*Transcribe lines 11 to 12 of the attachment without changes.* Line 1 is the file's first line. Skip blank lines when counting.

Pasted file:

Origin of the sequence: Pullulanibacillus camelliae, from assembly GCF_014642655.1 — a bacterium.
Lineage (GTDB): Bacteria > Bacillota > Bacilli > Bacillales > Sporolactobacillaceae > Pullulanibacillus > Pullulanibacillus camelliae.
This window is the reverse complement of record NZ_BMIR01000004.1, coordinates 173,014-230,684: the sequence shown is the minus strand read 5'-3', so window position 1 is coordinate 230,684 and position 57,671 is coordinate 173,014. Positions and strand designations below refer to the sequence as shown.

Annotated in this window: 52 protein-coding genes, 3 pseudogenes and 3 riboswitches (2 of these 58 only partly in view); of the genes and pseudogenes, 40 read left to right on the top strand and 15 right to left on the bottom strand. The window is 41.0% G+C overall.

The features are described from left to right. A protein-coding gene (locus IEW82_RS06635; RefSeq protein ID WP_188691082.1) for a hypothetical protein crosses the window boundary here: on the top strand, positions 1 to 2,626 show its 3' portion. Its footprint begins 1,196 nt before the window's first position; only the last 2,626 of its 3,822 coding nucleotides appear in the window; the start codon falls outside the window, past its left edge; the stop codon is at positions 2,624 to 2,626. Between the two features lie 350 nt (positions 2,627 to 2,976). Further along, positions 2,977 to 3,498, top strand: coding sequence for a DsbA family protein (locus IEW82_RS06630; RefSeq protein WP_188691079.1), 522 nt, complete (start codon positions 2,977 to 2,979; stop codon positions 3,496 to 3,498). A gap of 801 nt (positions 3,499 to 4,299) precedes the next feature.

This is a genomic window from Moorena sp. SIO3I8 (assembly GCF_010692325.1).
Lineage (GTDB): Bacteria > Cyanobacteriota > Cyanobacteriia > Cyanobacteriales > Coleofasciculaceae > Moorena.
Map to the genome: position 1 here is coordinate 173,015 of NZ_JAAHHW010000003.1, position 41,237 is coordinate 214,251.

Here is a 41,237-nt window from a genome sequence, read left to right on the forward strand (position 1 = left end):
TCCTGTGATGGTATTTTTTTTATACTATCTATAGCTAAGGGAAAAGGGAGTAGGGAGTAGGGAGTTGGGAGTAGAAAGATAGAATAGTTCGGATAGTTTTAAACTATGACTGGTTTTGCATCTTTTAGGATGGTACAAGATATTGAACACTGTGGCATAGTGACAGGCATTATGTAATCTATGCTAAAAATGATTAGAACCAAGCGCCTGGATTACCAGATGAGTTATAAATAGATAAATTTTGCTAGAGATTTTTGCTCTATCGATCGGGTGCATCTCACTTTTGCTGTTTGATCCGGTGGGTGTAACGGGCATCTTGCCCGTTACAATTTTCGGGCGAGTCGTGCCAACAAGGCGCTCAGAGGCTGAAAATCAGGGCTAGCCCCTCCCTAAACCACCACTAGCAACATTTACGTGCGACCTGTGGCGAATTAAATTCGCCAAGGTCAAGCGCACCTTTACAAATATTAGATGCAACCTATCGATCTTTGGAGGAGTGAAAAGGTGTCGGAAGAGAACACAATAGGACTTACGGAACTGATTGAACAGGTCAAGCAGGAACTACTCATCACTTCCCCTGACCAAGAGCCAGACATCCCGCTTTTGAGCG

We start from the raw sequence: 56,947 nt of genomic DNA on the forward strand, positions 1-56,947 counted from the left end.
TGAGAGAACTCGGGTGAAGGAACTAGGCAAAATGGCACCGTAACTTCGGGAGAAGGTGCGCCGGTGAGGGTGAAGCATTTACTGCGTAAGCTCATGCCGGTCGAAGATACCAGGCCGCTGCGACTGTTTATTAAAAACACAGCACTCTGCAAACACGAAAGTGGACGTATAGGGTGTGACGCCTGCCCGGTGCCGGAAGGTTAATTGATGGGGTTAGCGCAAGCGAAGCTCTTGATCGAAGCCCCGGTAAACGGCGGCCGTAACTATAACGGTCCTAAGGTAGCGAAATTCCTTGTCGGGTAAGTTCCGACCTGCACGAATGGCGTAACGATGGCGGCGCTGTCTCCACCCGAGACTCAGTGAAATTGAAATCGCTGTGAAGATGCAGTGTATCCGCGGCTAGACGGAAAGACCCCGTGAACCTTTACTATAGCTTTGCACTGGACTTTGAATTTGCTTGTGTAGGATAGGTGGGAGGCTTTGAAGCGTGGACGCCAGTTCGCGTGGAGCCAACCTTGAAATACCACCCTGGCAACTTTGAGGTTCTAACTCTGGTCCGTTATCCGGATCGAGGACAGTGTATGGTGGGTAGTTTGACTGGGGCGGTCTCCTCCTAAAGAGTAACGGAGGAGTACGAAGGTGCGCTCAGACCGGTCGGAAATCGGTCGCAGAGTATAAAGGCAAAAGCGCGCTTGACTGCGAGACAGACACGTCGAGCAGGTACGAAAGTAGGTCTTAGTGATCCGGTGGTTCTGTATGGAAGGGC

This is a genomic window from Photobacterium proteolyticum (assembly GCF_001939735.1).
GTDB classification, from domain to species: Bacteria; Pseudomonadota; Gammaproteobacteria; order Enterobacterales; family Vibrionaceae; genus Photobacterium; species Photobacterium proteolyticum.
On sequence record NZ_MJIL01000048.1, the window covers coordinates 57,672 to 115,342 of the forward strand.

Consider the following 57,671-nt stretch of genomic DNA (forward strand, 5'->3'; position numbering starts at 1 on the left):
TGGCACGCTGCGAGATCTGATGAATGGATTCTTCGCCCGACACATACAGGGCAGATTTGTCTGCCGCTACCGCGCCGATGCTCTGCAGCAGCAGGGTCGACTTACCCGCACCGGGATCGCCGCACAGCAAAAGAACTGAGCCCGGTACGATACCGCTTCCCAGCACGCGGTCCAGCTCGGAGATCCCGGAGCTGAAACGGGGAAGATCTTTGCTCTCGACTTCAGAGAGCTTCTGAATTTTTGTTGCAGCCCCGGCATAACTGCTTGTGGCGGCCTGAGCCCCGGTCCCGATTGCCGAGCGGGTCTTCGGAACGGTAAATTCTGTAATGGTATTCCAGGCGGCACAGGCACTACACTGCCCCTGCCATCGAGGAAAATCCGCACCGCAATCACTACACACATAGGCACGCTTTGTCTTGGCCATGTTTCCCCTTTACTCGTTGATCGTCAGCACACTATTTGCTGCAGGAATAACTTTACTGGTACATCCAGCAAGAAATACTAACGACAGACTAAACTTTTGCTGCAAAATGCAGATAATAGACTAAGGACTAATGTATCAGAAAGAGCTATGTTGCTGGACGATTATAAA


We start from the raw sequence: 56,947 nt of genomic DNA on the forward strand, positions 1-56,947 counted from the left end.
TGAGAGAACTCGGGTGAAGGAACTAGGCAAAATGGCACCGTAACTTCGGGAGAAGGTGCGCCGGTGAGGGTGAAGCATTTACTGCGTAAGCTCATGCCGGTCGAAGATACCAGGCCGCTGCGACTGTTTATTAAAAACACAGCACTCTGCAAACACGAAAGTGGACGTATAGGGTGTGACGCCTGCCCGGTGCCGGAAGGTTAATTGATGGGGTTAGCGCAAGCGAAGCTCTTGATCGAAGCCCCGGTAAACGGCGGCCGTAACTATAACGGTCCTAAGGTAGCGAAATTCCTTGTCGGGTAAGTTCCGACCTGCACGAATGGCGTAACGATGGCGGCGCTGTCTCCACCCGAGACTCAGTGAAATTGAAATCGCTGTGAAGATGCAGTGTATCCGCGGCTAGACGGAAAGACCCCGTGAACCTTTACTATAGCTTTGCACTGGACTTTGAATTTGCTTGTGTAGGATAGGTGGGAGGCTTTGAAGCGTGGACGCCAGTTCGCGTGGAGCCAACCTTGAAATACCACCCTGGCAACTTTGAGGTTCTAACTCTGGTCCGTTATCCGGATCGAGGACAGTGTATGGTGGGTAGTTTGACTGGGGCGGTCTCCTCCTAAAGAGTAACGGAGGAGTACGAAGGTGCGCTCAGACCGGTCGGAAATCGGTCGCAGAGTATAAAGGCAAAAGCGCGCTTGACTGCGAGACAGACACGTCGAGCAGGTACGAAAGTAGGTCTTAGTGATCCGGTGGTTCTGTATGGAAGGGC